What they look like! Yeah!

Yeah! Like all of my favorite comedians would always have to make fun of [themselves] first and they almost always start their set by making fun either of themselves or somebody in the audience. And we couldn’t do that! So there were fewer places for these comedians to hide because they only had the aural experience available to them. And I think that allows us as an audience not to see through or to be able to see through their veneer. It allows us to penetrate their shield a little bit more because they’re not firing with all of their cylinders the way that a comedian can get up on stage and be having a devastating day but with all of the tools available to them, you might never know it.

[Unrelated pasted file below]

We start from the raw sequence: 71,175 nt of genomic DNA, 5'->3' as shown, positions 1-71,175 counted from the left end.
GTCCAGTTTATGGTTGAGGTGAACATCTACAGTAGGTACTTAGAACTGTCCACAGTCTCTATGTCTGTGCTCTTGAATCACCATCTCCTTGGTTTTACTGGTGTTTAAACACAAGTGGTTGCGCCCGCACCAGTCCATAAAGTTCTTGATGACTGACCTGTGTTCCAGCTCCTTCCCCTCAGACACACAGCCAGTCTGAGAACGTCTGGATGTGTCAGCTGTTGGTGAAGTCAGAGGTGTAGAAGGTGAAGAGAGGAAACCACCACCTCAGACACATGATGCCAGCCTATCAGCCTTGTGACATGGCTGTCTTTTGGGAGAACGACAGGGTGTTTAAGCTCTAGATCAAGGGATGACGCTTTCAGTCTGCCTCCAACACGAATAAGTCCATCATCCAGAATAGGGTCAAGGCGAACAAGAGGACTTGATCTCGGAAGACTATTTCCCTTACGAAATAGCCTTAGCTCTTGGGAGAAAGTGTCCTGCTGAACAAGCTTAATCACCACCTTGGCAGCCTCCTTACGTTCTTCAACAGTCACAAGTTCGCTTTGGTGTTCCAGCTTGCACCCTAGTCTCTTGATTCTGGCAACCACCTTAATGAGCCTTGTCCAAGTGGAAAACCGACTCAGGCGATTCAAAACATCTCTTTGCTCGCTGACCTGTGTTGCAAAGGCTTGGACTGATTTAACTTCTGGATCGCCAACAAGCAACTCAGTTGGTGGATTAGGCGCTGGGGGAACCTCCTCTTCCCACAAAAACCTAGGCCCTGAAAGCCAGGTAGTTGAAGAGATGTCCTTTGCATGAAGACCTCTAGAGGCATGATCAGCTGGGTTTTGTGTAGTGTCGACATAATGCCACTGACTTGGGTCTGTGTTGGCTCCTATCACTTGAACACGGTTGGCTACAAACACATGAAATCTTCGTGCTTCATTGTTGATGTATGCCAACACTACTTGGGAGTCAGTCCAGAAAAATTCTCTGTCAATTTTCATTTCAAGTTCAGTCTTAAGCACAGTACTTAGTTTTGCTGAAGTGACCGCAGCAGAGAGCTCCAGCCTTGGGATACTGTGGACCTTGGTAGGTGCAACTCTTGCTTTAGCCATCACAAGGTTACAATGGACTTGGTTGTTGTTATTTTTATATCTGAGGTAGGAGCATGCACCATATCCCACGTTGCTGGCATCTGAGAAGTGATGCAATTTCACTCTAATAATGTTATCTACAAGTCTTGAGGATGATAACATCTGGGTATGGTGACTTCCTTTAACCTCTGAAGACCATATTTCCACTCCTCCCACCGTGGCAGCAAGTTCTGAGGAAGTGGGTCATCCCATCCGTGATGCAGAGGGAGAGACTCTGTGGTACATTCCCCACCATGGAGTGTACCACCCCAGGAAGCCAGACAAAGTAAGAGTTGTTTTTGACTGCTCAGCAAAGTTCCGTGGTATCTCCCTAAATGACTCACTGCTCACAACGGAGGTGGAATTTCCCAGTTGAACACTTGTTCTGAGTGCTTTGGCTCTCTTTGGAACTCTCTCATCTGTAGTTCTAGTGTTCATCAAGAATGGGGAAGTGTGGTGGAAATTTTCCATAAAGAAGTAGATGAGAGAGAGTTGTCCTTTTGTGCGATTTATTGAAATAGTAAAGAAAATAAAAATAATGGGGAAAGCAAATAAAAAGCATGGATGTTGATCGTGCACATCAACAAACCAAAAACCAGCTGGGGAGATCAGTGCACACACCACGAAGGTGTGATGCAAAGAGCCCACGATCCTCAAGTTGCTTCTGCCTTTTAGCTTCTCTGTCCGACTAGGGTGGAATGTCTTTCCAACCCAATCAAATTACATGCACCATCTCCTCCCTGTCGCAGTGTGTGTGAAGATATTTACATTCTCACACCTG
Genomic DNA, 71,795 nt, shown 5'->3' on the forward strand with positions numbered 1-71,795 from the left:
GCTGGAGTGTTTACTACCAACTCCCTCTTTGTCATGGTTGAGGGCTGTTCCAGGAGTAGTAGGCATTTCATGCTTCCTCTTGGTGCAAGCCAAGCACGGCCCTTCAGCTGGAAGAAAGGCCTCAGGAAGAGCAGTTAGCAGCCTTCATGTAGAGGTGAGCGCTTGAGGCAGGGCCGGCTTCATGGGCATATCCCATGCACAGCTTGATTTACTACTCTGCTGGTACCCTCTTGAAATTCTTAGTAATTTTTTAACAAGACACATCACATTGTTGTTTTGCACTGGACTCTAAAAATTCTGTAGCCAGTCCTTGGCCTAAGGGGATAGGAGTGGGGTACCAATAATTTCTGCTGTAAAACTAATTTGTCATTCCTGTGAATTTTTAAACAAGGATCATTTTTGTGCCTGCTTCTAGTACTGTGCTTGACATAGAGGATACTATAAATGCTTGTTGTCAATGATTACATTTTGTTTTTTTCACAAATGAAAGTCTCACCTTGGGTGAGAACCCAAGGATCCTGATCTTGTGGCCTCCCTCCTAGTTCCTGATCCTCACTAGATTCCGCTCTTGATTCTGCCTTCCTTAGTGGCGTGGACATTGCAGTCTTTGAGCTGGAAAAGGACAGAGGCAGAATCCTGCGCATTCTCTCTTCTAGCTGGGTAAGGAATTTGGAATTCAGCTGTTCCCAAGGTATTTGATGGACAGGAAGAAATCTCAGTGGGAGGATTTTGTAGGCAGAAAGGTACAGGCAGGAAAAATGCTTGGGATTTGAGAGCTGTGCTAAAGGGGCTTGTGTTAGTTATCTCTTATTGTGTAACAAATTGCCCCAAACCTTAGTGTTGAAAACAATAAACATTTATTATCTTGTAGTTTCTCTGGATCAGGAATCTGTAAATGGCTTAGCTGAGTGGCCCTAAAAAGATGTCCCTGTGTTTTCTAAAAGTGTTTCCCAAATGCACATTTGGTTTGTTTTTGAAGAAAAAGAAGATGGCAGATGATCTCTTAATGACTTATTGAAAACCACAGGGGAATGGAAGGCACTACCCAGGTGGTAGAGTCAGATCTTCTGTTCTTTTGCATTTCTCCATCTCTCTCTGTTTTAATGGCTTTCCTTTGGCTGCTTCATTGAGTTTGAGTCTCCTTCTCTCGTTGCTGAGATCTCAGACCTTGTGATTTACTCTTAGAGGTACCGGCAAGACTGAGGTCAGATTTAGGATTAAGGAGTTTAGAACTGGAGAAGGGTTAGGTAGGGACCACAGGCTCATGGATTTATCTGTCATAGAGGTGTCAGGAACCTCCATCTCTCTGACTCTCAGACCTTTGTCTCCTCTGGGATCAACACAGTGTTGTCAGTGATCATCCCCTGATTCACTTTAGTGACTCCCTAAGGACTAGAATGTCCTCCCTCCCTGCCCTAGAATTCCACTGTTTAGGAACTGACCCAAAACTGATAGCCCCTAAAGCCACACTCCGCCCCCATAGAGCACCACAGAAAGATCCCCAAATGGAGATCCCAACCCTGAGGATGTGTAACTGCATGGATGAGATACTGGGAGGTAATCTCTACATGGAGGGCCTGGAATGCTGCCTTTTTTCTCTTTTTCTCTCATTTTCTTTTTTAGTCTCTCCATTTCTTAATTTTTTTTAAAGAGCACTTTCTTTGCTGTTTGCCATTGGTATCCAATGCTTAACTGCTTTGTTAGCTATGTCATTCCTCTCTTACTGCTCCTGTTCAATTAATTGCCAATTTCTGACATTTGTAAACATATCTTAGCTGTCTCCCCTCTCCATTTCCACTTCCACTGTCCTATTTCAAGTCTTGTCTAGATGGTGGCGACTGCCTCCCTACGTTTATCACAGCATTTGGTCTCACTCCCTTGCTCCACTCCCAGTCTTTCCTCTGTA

Well, listen: I think that was a very smart answer! You were saying it wasn’t gonna be smart! This has been perfect! I so appreciate it. I really appreciate the time and like I said, it was so fun to listen to it all!

     Thank you so much! I’m so honored to be asked. Thank you so much!

Thank you!

     Bye!

Bye!